When President Bush appointed three cabinet secretaries and the chairman of the White House Council on Environmental Quality to a working group to find solutions to the water quality and quantity issues in the Klamath Basin, the message was clear. When he told us to move quickly, the message was even clearer. The President is determined not to see a repeat of the problems faced in the basin in 2001.
The Klamath River Basin Federal Working Group has met several times since the President charged Agriculture Secretary Ann Veneman, Commerce Secretary Don Evans, CEQ Chairman James Connaughton and me to find long-term solutions to help the people of the basin. Our shared goal was working to protect the interests of the farmers whose livelihoods depend on the Bureau of Reclamation's Klamath Project. That work will continue. In addition, we will work to restore the ecosystem of the basin, which will lead to certainty and predictability for irrigated agriculture.
We also recognize that long-term solutions in the basin must be developed in partnership with the people who live and work in the basin, including the farmers, ranchers, fishermen and members of area tribes. Last week [March 18], I assigned senior Interior Department staff members to meet with the Klamath Tribes to discuss solutions that will help ensure economic progress for the Klamath Tribes as well as enhance water quality and quantity.
When Congress re-recognized the Klamath Tribes in 1986, it directed the Secretary of the Interior to work with them to reach this goal of self-sufficiency. Since then, courts have ruled that the Klamath Tribes retain treaty rights to hunt, fish, trap and gather in the area of the former reservation as well as sufficient water to sustain those rights. Any long-term solution to the water issues in the Basin must help the Klamath Tribes move toward self-sufficiency and address these legal rights. It is imperative to understand that these rights were not purchased when the federal government acquired the Klamath Tribes' former reservation in the 1960s.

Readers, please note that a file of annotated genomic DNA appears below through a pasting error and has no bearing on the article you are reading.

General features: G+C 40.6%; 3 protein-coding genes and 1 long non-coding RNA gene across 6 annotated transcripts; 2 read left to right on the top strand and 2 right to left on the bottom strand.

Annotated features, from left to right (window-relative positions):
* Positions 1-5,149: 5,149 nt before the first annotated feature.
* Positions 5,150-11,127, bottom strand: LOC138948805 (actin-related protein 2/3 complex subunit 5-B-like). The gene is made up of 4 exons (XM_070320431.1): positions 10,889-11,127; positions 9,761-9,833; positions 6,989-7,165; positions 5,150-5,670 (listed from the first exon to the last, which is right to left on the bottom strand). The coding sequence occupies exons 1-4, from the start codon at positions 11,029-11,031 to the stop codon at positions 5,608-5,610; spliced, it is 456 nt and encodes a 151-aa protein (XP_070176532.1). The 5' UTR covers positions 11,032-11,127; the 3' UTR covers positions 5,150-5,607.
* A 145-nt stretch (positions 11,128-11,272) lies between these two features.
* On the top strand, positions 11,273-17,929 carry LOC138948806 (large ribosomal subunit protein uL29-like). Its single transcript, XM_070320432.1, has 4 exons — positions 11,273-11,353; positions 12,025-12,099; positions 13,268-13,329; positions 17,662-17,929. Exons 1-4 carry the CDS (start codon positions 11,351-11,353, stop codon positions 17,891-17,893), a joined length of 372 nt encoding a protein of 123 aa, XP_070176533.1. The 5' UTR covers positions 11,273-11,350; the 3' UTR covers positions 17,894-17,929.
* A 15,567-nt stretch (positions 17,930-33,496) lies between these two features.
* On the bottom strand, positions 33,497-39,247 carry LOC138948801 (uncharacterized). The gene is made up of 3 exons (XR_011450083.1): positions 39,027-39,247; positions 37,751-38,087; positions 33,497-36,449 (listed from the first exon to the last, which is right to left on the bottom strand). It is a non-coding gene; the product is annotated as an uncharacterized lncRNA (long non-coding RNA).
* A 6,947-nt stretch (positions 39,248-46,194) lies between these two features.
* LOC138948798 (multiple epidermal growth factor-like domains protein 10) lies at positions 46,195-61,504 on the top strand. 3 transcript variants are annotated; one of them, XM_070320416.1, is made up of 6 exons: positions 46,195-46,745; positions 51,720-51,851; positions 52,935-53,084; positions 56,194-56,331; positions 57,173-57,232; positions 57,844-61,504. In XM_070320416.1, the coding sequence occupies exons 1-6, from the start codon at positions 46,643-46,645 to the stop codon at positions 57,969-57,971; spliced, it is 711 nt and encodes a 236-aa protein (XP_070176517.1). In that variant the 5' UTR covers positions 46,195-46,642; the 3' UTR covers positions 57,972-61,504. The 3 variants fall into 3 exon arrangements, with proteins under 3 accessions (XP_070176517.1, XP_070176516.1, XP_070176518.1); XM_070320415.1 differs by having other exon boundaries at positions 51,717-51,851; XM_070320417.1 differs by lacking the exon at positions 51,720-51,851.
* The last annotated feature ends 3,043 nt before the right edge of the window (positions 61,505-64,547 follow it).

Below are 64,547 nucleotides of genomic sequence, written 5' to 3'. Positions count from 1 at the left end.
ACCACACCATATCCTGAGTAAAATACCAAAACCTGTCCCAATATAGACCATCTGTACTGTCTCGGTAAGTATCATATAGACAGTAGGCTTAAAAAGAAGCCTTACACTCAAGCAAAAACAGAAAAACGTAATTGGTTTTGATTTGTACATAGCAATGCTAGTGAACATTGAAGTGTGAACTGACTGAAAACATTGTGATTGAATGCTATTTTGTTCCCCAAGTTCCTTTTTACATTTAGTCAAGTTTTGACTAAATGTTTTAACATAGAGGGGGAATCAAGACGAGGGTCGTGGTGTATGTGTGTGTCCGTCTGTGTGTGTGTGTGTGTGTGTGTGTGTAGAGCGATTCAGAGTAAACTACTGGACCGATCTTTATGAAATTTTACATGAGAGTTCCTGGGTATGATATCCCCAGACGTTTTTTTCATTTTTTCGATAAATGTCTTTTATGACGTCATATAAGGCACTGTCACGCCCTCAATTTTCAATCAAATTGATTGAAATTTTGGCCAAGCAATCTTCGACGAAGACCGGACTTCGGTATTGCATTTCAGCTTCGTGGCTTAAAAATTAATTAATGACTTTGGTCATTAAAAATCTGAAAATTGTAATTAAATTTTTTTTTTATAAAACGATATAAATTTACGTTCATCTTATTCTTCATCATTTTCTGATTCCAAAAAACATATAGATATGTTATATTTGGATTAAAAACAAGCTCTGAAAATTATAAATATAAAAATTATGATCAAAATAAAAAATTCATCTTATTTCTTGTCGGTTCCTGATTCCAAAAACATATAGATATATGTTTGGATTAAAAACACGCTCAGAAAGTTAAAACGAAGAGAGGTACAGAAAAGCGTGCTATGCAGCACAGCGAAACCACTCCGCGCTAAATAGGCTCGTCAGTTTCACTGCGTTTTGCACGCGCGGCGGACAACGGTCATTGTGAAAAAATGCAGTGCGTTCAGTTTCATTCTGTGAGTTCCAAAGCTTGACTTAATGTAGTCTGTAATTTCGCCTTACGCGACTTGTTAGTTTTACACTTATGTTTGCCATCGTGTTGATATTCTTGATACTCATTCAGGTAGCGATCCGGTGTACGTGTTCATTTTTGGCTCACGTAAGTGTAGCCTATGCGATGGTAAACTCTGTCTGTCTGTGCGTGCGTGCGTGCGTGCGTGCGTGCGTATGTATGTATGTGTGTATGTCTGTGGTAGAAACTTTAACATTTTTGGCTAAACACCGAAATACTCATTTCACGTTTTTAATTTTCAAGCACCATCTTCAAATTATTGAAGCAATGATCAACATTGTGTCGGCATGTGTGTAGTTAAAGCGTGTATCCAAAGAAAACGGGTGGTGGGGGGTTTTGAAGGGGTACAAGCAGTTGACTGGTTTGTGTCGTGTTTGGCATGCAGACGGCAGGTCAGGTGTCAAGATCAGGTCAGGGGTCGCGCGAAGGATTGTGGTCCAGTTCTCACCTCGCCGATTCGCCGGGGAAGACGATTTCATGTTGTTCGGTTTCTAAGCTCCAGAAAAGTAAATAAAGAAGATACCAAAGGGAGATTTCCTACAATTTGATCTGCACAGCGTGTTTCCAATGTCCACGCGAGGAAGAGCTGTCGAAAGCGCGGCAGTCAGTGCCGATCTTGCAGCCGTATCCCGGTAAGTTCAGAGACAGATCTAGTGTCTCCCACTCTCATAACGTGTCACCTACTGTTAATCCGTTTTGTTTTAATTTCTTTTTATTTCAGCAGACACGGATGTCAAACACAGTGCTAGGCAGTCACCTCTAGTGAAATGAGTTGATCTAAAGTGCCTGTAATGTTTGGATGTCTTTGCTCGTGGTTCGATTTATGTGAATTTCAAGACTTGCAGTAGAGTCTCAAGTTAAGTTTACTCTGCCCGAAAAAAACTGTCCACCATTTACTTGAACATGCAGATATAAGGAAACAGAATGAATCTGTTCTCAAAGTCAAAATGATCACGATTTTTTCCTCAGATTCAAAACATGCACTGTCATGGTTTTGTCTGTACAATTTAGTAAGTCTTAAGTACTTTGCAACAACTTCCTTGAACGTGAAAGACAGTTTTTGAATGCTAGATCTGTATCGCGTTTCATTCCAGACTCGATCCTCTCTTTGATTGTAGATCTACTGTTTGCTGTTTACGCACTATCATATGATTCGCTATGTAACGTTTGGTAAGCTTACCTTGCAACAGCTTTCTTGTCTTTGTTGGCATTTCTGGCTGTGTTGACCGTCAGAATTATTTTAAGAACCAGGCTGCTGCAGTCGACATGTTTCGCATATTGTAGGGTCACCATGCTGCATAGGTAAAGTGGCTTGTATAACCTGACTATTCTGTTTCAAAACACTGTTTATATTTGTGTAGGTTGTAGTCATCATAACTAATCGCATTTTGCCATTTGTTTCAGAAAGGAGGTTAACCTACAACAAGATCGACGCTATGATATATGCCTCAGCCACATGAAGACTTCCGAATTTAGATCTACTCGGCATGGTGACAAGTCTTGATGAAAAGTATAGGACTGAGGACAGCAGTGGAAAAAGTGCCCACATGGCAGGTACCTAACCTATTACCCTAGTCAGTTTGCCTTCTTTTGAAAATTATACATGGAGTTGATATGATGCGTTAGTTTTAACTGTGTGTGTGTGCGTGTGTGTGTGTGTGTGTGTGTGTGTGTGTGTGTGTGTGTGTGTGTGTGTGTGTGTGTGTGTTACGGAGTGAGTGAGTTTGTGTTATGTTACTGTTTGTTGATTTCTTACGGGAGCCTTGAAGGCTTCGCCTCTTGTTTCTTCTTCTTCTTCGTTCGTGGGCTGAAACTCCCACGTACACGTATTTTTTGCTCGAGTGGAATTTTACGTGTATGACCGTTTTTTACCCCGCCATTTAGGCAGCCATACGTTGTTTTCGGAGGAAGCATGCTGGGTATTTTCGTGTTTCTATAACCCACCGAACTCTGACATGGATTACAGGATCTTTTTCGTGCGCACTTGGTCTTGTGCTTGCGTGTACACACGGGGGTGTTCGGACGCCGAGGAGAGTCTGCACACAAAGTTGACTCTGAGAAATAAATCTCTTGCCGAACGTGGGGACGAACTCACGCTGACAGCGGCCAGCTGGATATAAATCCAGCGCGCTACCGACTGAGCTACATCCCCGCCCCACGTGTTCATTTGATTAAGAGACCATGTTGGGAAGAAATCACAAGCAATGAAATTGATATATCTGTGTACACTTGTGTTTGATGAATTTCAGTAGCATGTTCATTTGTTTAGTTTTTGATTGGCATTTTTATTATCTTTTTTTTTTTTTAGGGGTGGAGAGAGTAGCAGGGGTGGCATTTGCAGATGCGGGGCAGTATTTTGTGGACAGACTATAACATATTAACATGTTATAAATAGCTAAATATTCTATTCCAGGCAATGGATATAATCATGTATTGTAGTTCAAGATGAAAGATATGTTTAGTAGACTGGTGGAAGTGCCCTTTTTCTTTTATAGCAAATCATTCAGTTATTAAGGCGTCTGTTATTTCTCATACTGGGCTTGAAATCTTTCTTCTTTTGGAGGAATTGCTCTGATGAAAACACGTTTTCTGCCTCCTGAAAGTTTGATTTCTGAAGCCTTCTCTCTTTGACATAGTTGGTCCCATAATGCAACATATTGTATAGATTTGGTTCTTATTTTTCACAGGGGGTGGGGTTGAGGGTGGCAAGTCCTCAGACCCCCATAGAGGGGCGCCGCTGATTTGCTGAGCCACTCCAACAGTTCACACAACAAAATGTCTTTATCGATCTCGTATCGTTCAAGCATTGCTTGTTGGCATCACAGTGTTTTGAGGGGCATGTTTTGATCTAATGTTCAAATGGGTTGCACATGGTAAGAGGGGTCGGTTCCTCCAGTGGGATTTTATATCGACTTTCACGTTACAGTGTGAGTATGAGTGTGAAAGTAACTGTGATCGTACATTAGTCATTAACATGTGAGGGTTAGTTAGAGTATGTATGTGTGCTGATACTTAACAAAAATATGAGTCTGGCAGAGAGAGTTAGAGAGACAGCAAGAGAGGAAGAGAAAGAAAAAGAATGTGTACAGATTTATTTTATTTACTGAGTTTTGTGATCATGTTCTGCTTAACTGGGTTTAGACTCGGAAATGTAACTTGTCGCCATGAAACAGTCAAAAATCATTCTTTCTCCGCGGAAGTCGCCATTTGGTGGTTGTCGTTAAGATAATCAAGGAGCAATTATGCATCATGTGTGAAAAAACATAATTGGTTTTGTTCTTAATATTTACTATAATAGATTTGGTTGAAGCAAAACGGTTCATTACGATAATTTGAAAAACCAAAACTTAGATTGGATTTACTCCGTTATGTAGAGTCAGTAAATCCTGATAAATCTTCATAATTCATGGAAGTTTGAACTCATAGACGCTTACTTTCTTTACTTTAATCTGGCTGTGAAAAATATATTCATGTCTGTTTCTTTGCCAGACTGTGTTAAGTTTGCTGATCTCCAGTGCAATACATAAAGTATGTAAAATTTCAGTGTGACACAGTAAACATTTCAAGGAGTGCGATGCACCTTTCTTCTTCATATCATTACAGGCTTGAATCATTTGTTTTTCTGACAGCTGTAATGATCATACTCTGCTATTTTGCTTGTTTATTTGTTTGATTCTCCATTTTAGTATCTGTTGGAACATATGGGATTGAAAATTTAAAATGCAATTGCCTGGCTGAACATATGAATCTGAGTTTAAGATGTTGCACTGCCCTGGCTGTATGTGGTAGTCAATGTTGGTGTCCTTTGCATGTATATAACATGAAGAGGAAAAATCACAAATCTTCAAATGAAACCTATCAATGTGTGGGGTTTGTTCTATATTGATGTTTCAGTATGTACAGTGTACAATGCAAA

In our meetings with the Klamath Tribes, which will take many months of work, we will cover the entire range of water, land and wildlife issues in the Klamath Basin, including:
?Tribal water rights, in the context of protecting the Tribes' needs and providing stability to water planning for the agricultural community;
?The possible return to the Klamath Tribes of public lands which were formerly within their reservation, in the context of economic self-sufficiency, restored biological integrity for the forest and improved water quality for the entire Basin;
?The current and future needs of those who currently use the public lands, whether Indian or non-Indian; and ideas to settle land and water conflicts so that everyone can live together in the basin, served by a functioning watershed and a healthy environment.
As we undertake these discussions, we will seek input from the community, so that we understand the needs and concerns of all local interests. Our focus will be on the impact of our decisions on the people of the basin, whether they are farmers, fishermen, hunters, ranchers or members of area tribes. In particular, we need to have a vision for the Klamath Basin that does not portray its problems as one of people versus nature.
The people of the Klamath Basin cherish the land and its natural beauty and desire to hand their way of life down to future generations. Together we have an opportunity to work toward a vision that includes clear waters, abundant fisheries, increased waterfowl, a vibrant agricultural community, and an end to the legal fighting among the various interests, which continues to poison the relationships among its people.
President Bush has committed his administration to fulfilling this vision. Together we will do it.
Secretary Norton, Secretary of the Interior, chairs the Klamath River Basin Federal Working Group. This article first appeared in the Portland Oregonian March 27.